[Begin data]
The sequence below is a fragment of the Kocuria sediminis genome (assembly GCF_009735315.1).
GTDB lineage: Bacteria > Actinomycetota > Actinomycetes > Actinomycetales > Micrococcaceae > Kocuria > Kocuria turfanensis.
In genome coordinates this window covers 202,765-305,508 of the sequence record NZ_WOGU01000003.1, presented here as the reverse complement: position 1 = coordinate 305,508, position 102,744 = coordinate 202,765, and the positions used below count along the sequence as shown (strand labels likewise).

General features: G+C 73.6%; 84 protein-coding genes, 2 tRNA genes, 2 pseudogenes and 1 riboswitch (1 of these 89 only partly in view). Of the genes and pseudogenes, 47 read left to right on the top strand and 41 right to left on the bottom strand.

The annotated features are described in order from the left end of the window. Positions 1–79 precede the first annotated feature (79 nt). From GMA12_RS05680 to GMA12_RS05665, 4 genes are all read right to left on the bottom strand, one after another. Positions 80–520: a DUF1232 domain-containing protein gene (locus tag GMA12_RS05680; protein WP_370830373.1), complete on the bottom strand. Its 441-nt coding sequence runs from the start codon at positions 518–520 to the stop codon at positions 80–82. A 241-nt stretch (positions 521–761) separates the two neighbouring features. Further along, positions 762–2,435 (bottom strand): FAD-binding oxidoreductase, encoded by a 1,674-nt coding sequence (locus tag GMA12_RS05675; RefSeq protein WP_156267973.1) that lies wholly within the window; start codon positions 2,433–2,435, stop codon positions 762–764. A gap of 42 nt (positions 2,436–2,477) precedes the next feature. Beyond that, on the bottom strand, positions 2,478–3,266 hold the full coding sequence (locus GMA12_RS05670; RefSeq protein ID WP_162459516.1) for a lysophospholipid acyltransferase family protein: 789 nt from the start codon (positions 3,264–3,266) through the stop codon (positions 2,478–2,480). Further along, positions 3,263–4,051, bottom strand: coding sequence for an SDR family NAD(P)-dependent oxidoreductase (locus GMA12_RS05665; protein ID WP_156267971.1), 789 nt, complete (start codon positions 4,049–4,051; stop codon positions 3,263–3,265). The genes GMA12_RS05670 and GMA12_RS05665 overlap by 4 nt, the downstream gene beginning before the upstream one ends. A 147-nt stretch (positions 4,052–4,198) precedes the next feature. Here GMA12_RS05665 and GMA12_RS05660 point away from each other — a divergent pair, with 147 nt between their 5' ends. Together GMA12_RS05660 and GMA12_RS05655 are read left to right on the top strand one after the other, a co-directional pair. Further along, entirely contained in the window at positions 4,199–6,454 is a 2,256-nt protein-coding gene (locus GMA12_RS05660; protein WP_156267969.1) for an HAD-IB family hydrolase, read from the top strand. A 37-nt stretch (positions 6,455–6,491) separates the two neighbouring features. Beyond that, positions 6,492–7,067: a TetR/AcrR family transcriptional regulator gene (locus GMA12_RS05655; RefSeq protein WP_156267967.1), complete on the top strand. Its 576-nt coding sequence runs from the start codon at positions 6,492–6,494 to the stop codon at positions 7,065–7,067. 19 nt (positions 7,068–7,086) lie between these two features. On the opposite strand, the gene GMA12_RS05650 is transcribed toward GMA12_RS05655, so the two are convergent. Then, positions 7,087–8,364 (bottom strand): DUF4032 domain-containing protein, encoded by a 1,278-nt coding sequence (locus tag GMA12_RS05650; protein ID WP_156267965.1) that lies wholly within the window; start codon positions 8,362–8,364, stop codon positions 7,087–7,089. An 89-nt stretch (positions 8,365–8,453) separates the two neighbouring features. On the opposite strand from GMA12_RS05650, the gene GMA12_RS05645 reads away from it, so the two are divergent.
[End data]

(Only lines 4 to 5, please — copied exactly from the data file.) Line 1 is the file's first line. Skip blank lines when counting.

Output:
General features: G+C 73.6%; 84 protein-coding genes, 2 tRNA genes, 2 pseudogenes and 1 riboswitch (1 of these 89 only partly in view). Of the genes and pseudogenes, 47 read left to right on the top strand and 41 right to left on the bottom strand.

The annotated features are described in order from the left end of the window. Positions 1–79 precede the first annotated feature (79 nt). From GMA12_RS05680 to GMA12_RS05665, 4 genes are all read right to left on the bottom strand, one after another. Positions 80–520: a DUF1232 domain-containing protein gene (locus tag GMA12_RS05680; protein WP_370830373.1), complete on the bottom strand. Its 441-nt coding sequence runs from the start codon at positions 518–520 to the stop codon at positions 80–82. A 241-nt stretch (positions 521–761) separates the two neighbouring features. Further along, positions 762–2,435 (bottom strand): FAD-binding oxidoreductase, encoded by a 1,674-nt coding sequence (locus tag GMA12_RS05675; RefSeq protein WP_156267973.1) that lies wholly within the window; start codon positions 2,433–2,435, stop codon positions 762–764. A gap of 42 nt (positions 2,436–2,477) precedes the next feature. Beyond that, on the bottom strand, positions 2,478–3,266 hold the full coding sequence (locus GMA12_RS05670; RefSeq protein ID WP_162459516.1) for a lysophospholipid acyltransferase family protein: 789 nt from the start codon (positions 3,264–3,266) through the stop codon (positions 2,478–2,480). Further along, positions 3,263–4,051, bottom strand: coding sequence for an SDR family NAD(P)-dependent oxidoreductase (locus GMA12_RS05665; protein ID WP_156267971.1), 789 nt, complete (start codon positions 4,049–4,051; stop codon positions 3,263–3,265). The genes GMA12_RS05670 and GMA12_RS05665 overlap by 4 nt, the downstream gene beginning before the upstream one ends. A 147-nt stretch (positions 4,052–4,198) precedes the next feature. Here GMA12_RS05665 and GMA12_RS05660 point away from each other — a divergent pair, with 147 nt between their 5' ends. Together GMA12_RS05660 and GMA12_RS05655 are read left to right on the top strand one after the other, a co-directional pair. Further along, entirely contained in the window at positions 4,199–6,454 is a 2,256-nt protein-coding gene (locus GMA12_RS05660; protein WP_156267969.1) for an HAD-IB family hydrolase, read from the top strand. A 37-nt stretch (positions 6,455–6,491) separates the two neighbouring features. Beyond that, positions 6,492–7,067: a TetR/AcrR family transcriptional regulator gene (locus GMA12_RS05655; RefSeq protein WP_156267967.1), complete on the top strand. Its 576-nt coding sequence runs from the start codon at positions 6,492–6,494 to the stop codon at positions 7,065–7,067. 19 nt (positions 7,068–7,086) lie between these two features. On the opposite strand, the gene GMA12_RS05650 is transcribed toward GMA12_RS05655, so the two are convergent. Then, positions 7,087–8,364 (bottom strand): DUF4032 domain-containing protein, encoded by a 1,278-nt coding sequence (locus tag GMA12_RS05650; protein ID WP_156267965.1) that lies wholly within the window; start codon positions 8,362–8,364, stop codon positions 7,087–7,089. An 89-nt stretch (positions 8,365–8,453) separates the two neighbouring features. On the opposite strand from GMA12_RS05650, the gene GMA12_RS05645 reads away from it, so the two are divergent.